Prevention of secondary damage to the spinal cord, indications for urgent surgery in terms of spinal cord decompression

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  • secondary damage to the spinal cord – a series of biochemical events that lead to the expansion of the original lesion after the trauma,
    • primary changes – injury → in a few minutes – petechiae in the tissue, in an hour gray matter perfusion decreases, tissue acidosis occurs, in 4 h hemorrhagic necrosis already occurs,
    • reduction of blood flow causes edema, progresses longitudinally and radially, tightens the pia mater, and this leads to compression of small subpial vessels, which does not exactly add much → deterioration of microcirculation,
    • free radicals (VR) are formed and these cause further (secondary) damage,
  • the key substance limiting the occurrence of VR is methylprednisolone– we start the therapy 3 hours after the injury – initially a bolus of about 30 mg/kg weight, then after a 45-minute break we administer it continuously for 23 hours at a rate of 5.4 mg/h/kg,
  • the administration makes sense even after 8 hours after damage,
  • diagnosis - if damage to the spine is suspected - x-ray in two projections, CT aimed at the site of the lesion, MRI to clarify the diagnosis, exclusion of compression by a hernia or hematoma

Indications for urgent surgery in terms of spinal cord decompression[edit | edit source]

  • current methods of repositioning and stabilization of the spine usually also ensure the restoration of the patency of the spinal canal (and thus decompression of the spinal cord),
  • therefore, decompression laminectomies previously performed today are not indicated,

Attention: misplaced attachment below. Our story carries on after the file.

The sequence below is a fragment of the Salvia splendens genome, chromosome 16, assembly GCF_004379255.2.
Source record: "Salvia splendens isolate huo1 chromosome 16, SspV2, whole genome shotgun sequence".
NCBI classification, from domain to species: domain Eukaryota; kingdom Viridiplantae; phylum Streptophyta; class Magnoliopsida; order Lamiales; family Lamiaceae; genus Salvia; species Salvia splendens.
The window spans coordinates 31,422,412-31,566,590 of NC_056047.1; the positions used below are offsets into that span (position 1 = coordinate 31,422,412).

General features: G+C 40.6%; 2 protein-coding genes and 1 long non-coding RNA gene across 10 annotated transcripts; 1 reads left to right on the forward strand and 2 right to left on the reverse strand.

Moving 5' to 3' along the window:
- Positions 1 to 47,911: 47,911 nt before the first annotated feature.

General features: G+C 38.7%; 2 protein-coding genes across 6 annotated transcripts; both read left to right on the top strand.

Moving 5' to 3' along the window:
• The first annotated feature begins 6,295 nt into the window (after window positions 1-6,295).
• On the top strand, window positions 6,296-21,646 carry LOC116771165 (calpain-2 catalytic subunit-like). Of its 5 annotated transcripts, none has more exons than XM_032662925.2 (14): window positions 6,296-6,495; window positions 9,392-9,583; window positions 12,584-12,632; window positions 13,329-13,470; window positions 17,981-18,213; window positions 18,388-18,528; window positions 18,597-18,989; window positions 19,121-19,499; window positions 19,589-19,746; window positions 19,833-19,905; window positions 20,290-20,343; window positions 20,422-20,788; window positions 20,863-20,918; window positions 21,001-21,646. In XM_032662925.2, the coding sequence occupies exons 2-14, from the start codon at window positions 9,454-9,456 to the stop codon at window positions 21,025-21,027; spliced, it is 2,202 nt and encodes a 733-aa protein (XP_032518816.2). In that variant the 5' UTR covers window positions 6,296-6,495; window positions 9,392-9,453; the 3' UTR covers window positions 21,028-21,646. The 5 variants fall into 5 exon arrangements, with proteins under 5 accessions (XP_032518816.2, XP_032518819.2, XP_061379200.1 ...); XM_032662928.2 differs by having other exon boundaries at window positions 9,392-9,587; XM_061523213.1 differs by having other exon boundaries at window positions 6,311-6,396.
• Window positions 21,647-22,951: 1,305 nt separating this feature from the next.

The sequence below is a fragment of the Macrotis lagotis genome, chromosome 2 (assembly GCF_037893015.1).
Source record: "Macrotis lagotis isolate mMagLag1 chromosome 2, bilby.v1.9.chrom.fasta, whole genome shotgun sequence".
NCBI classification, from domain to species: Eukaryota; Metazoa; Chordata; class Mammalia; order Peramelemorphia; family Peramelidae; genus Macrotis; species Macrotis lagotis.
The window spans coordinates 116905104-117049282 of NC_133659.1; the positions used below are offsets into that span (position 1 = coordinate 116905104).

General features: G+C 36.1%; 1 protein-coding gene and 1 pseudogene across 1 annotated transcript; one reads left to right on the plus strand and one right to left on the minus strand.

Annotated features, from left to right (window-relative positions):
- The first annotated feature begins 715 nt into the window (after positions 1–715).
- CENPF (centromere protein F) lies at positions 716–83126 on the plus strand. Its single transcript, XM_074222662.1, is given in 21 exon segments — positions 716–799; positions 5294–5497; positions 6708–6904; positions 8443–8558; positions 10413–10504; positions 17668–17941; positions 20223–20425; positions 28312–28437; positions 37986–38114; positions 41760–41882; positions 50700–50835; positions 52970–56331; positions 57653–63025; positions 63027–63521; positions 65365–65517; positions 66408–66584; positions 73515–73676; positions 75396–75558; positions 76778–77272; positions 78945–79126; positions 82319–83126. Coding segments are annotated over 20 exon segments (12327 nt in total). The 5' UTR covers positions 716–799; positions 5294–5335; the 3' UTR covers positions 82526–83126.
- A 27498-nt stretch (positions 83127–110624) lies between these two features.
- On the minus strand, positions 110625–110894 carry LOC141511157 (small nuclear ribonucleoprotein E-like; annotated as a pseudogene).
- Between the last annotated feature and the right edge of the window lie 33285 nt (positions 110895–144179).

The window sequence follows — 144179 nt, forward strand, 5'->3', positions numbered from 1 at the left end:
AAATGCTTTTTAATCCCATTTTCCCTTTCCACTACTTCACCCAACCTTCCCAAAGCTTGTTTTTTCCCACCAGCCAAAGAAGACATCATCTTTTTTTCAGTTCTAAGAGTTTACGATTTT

• we resort to laminectomy (as a complement to repositioning and stabilization) when we need to revise the canal (remove fragments, protrusions, dura plastic, ...),
  • urgent decompression is necessary in all syndromes of partial spinal cord injury, especially in:
    • progression of neurological findings,
    • proven channel impassability,
    • proof of bone fragments, hematoma or disc,
    • in open wounds,
  • on the contrary, with symptoms of a transverse lesion lasting longer than 24 hours, emergency decompression usually does not improve the condition.

Care of patients with spinal cord injury[edit | edit source]

  • have a high susceptibility to the formation of pressure ulcers,
  • a long-term problem is bladder care,
    • in the stage of spinal shock, there is urinary retention - frequent catheterization is necessary (it has fewer complications than a permanent catheter),
    • when the micturition center is preserved (lesions above S2–S4) – practicing reflex automatic emptying,
    • the reflex is triggered by intramural ggl. in the wall of the bladder - by pressure,
  • often in the first days there is a decrease in GIT peristalsis, up to paralytic ileus,
  • in Th spine lesions – care for breathing.

Links[edit | edit source]

External links[edit | edit source]

Source[edit | edit source]

References[edit | edit source]

  • ZEMAN, Miroslav. special surgery. 2. edition. Galén, 2004. 575 pp. ISBN 80-7262-260-9.